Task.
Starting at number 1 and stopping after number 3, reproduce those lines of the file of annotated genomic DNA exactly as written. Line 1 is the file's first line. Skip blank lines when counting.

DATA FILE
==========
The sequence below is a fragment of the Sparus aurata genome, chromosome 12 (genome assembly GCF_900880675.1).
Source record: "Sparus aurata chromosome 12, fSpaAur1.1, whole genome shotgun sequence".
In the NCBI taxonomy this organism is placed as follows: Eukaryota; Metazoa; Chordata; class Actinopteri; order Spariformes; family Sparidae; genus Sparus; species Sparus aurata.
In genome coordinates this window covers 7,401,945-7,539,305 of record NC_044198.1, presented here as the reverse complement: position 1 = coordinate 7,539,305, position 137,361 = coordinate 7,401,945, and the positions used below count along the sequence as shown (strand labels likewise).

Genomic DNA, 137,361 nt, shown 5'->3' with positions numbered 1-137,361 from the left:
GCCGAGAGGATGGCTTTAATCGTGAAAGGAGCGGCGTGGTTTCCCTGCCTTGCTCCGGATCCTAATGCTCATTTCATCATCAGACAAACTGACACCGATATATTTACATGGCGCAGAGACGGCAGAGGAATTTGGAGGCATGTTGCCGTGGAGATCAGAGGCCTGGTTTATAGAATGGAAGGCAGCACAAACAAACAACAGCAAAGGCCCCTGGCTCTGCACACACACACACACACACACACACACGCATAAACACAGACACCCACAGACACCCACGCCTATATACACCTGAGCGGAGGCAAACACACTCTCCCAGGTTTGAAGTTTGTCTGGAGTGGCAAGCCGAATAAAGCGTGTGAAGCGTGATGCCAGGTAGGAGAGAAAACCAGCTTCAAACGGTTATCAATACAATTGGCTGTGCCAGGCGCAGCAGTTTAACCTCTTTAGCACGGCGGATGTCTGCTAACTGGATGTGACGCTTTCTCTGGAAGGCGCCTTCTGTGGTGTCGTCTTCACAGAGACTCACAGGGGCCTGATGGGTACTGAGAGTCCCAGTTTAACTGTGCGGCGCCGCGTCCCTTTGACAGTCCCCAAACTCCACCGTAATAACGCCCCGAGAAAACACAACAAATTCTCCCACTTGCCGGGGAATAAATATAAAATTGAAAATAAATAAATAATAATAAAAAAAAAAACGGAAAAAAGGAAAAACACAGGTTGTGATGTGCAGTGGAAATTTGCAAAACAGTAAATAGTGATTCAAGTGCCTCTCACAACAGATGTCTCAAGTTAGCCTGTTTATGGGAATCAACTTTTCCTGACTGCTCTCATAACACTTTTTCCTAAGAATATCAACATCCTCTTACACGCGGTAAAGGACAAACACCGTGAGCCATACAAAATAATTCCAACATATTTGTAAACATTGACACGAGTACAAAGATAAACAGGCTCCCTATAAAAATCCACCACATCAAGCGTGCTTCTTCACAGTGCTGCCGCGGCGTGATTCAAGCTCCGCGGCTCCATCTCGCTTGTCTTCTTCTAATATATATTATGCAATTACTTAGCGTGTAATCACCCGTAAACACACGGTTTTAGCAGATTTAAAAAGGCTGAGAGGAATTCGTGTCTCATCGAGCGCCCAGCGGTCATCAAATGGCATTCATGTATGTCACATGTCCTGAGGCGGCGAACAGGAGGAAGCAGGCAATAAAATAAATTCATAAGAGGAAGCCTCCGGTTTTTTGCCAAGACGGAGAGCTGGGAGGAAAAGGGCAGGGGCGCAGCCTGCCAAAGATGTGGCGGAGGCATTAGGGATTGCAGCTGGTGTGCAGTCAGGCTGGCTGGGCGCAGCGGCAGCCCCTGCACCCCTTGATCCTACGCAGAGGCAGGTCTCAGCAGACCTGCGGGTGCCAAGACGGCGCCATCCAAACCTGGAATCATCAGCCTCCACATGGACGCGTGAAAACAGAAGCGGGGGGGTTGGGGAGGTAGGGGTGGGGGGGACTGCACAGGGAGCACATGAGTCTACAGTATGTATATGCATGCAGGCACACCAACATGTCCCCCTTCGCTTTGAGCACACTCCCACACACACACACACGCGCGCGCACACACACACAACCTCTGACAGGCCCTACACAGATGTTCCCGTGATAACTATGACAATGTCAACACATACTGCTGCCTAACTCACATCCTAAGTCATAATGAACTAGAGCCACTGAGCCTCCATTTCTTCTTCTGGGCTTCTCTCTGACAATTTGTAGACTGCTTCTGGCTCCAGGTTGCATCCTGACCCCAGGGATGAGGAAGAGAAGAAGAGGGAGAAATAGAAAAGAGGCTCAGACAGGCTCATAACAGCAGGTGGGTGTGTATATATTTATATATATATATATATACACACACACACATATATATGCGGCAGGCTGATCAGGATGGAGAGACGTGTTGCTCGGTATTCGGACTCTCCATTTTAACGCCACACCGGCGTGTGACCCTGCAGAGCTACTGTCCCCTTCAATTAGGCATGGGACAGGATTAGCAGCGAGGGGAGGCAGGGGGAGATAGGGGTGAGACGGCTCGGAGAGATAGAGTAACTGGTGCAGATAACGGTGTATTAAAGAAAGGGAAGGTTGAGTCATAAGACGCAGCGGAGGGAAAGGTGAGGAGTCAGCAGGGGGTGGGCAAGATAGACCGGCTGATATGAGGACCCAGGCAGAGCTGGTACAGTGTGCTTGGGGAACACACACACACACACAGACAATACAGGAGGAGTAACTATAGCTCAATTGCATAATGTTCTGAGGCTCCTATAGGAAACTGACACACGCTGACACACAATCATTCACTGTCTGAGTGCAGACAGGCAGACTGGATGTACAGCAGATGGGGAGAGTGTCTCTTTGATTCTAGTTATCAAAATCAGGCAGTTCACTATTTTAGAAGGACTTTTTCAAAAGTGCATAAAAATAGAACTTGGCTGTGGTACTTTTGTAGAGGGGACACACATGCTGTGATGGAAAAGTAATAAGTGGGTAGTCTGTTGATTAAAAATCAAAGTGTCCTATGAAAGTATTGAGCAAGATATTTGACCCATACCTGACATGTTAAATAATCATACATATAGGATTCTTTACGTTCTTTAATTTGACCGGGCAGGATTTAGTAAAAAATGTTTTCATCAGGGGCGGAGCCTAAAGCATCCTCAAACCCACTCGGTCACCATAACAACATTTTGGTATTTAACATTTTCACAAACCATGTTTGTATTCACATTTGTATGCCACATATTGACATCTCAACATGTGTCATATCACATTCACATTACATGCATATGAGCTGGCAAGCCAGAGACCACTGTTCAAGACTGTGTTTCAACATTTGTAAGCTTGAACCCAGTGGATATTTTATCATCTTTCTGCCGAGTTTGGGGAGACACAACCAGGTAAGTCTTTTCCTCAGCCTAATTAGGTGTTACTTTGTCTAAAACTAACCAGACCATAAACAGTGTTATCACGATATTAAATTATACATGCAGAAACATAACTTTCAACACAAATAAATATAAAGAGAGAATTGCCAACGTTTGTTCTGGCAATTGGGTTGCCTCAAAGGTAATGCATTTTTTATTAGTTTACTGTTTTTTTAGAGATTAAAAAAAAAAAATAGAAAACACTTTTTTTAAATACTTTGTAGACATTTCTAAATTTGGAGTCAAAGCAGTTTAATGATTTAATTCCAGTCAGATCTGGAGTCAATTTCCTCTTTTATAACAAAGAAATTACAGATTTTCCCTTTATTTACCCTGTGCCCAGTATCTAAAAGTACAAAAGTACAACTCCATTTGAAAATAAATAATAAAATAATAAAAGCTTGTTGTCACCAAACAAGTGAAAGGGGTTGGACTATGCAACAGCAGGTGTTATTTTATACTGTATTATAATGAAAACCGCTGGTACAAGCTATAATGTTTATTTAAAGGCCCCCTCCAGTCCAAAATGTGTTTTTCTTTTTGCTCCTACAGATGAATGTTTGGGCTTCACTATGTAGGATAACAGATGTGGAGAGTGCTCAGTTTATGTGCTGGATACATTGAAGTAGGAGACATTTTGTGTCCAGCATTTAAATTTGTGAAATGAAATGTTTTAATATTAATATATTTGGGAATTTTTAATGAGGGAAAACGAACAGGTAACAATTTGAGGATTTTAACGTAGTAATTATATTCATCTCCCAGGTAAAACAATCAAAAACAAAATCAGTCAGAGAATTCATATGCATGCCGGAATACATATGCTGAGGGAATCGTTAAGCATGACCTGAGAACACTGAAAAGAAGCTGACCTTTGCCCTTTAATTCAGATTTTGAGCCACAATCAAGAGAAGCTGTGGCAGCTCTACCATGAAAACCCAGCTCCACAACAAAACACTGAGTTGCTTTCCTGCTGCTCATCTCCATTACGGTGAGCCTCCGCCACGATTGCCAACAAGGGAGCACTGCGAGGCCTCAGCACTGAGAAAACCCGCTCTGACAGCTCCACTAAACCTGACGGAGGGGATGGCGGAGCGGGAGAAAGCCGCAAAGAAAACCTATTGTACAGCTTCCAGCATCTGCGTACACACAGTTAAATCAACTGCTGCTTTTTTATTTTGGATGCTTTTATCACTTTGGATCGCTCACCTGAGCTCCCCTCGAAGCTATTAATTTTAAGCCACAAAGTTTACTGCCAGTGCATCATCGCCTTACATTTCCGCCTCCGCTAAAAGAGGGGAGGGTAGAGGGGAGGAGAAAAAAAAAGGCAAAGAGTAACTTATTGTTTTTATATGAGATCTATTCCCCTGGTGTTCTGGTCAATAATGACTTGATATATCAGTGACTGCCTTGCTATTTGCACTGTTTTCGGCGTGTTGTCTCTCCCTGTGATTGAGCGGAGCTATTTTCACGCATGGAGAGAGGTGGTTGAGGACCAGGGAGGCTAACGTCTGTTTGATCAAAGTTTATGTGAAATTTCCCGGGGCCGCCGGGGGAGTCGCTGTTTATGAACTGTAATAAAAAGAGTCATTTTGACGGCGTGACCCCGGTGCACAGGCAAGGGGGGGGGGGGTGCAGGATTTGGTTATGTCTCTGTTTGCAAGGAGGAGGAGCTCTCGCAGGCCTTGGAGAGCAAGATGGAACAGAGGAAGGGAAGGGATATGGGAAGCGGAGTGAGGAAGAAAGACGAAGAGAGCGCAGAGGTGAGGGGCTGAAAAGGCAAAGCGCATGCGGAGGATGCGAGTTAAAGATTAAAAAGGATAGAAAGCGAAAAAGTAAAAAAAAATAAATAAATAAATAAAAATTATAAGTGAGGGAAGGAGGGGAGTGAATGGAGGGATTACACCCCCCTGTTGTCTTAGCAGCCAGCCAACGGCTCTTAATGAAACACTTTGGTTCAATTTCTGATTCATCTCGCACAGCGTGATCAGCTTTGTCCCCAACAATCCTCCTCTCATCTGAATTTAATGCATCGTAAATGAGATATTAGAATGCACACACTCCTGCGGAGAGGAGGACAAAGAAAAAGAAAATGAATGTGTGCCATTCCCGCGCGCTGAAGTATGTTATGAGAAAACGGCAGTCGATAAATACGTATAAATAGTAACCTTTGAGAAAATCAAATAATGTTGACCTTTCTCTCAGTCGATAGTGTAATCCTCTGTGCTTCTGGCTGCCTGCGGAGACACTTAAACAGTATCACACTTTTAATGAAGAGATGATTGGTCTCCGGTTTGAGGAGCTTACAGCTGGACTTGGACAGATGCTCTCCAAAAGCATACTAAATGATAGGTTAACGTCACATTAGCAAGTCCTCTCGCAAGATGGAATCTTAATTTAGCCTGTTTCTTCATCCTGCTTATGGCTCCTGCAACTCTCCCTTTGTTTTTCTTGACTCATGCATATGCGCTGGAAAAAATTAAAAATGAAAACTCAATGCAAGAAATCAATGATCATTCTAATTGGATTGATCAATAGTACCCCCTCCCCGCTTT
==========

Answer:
The sequence below is a fragment of the Sparus aurata genome, chromosome 12 (genome assembly GCF_900880675.1).
Source record: "Sparus aurata chromosome 12, fSpaAur1.1, whole genome shotgun sequence".
In the NCBI taxonomy this organism is placed as follows: Eukaryota; Metazoa; Chordata; class Actinopteri; order Spariformes; family Sparidae; genus Sparus; species Sparus aurata.